Sunday, August 2, 2015

Stephen Fraser: Middle Grade Perfection: What We Can Learn From Classic and Best-Selling Books

Stephen Fraser joined The Jennifer De Chiara Literary Agency as an agent in January 2005. He worked most recently at HarperCollins Children’s Books, where he edited such creative talents as Mary Engelbreit, Gregory Maguire, Michael Hague, Ann Rinaldi, Kathryn Lasky, Brent Hartinger, Stephen Mitchell, and Dan Gutman. He began his career at Highlights for Children and later worked at Scholastic and Simon & Schuster. A graduate of Middlebury College in Vermont, he has a Master’s degree in Children’s Literature from Simmons College in Boston. He represents both children’s and adult books in a wide range of genres.

Lin calls him a leading light in our field, and tells us he is very helpful, very concrete, and very specific. He also wears some very dapper bowties.

Stephen says an agent is supposed to be impartial about the books he represents, but he does admit he loves middle-grade fiction the best, growing up he read everything, and his inner eleven-year-old is still an active connoisseur of MG manuscript submissions.

"Some of the strongest books in the whole canon of children's literature rest in middle grade."

What are some of the writing rules that 12 classic or beloved middle grade books teach us?

Here are six of the books and their lessons:

Every time an editor asks you to revise, see this as an opportunity to make a perfect book with carefully crafted writing like in Charlotte's Web.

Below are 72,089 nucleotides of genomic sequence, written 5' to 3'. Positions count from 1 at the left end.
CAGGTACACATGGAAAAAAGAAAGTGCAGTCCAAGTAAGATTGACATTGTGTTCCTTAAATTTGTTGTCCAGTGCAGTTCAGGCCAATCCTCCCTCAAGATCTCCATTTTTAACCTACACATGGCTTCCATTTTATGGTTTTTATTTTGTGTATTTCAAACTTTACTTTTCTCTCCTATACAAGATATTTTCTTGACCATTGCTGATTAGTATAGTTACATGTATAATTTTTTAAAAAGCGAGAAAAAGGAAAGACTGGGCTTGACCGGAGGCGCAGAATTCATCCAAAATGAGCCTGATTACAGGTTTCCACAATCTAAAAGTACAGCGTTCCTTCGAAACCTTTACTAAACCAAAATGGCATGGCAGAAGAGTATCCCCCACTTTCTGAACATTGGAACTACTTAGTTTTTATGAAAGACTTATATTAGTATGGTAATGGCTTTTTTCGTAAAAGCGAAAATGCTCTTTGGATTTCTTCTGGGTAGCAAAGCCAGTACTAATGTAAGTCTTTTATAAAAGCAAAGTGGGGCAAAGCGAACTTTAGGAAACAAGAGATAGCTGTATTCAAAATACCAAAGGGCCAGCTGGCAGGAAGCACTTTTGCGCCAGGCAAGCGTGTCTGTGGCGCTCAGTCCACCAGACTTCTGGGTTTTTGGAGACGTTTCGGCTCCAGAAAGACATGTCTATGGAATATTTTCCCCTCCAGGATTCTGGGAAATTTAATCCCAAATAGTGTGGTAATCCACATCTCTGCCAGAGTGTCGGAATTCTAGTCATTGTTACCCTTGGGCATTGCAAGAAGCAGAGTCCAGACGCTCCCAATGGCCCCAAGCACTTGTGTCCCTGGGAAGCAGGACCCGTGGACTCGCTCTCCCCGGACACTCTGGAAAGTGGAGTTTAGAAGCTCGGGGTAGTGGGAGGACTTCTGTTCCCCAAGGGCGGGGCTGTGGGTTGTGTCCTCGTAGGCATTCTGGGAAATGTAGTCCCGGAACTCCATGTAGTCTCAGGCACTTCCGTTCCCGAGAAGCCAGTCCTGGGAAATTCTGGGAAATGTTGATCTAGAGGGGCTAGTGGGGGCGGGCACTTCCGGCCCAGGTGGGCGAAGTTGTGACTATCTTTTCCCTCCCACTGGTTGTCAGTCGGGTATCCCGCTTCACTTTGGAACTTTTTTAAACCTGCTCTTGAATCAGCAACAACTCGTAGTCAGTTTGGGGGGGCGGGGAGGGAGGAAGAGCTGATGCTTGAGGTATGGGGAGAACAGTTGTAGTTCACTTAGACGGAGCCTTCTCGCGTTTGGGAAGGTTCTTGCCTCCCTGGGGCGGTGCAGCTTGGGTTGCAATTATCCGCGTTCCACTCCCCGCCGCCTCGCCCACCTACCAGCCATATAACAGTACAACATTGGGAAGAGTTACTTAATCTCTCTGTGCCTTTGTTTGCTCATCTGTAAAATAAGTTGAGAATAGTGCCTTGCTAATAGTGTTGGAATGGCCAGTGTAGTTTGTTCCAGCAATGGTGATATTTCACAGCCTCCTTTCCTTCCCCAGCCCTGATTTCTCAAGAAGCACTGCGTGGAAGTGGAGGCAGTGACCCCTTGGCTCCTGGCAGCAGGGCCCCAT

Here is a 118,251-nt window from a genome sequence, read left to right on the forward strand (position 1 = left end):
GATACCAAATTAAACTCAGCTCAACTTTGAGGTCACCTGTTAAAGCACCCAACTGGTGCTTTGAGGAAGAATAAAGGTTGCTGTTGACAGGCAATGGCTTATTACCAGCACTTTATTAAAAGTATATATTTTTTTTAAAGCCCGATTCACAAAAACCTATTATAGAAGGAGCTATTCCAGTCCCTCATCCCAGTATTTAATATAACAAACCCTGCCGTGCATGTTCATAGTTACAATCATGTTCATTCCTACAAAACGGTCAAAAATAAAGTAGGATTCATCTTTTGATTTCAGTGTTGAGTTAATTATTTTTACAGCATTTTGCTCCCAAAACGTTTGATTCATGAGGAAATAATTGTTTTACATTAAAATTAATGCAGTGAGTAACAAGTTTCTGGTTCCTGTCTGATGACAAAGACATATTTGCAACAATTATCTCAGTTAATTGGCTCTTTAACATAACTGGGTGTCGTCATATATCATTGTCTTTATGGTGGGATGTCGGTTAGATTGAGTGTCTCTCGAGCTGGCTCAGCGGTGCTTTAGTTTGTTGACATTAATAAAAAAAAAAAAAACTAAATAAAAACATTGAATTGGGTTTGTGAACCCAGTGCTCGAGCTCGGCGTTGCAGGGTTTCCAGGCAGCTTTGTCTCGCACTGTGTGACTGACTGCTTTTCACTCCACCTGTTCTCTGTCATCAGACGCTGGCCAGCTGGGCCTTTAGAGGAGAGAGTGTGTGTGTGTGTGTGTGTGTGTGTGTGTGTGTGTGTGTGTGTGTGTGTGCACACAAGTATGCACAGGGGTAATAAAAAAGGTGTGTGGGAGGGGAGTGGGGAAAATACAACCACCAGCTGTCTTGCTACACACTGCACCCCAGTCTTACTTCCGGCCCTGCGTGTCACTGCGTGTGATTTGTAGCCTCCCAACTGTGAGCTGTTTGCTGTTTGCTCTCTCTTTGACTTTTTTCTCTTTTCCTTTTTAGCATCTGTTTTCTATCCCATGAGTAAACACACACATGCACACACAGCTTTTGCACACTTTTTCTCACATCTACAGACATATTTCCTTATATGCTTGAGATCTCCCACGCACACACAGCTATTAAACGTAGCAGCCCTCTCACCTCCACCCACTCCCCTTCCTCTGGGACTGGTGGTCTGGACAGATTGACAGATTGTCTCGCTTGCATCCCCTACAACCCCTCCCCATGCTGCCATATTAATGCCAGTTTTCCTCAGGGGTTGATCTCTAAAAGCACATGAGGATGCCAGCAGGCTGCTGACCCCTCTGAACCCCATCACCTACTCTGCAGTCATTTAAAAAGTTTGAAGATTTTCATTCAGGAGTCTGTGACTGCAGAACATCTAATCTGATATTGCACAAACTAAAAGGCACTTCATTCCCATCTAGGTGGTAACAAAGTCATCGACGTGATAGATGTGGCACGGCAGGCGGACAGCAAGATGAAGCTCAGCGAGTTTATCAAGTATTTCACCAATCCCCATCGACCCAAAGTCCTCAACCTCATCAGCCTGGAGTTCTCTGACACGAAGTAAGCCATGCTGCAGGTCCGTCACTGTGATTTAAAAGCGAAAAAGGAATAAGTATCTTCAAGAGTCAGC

Some of the best novels can be brief, like Stone Fox. It's a satisfying narrative with true drama. Books for middle grade readers can have real drama in them and be story-packed. 

The Last of the Really Great Whangdoodles, celebrity can get a book published, but it can't keep it in print for forty years. This book stays, Stephen says, the lesson here is to let imagination ride high in your story. 

Louis Sachar, you may already know, takes about a year to write a book, but Holes took him two years. What he does so well here, Stephen says, is maintain the hilarious voice of hapless Stanley. Humor if done well can fuel an entire novel. As a side note, Stephen says, consider taking two years to refine your novel and you may just win the National Book Award and the Newbery. And an Emmy.

In Missing May, the setting is as much a character as the human main characters. Do yourself a favor and invoke a rich setting to help bring your story to life and set it concretely in the reader's mind.

Sarah, Plain and Tall, is Stephen's favorite book in the universe. This short novel, clocking in at a mere 58 pages, rewrote the tradition of middle grade fiction. Every word resonates so that you almost feel like the book is illustrated, but there are no pictures! It's the writing that is that good. Originally this book was planned as a picture book, but the author felt there was more story to tell. Every book, says Stephen, should have this level of imagery.

Stephen leaves us with a Henry James quote: "Remember that your first duty is to be as complete as possible. Remember that your first duty is to be as complete as possible—to make as perfect a work. Be generous and delicate and pursue the prize."

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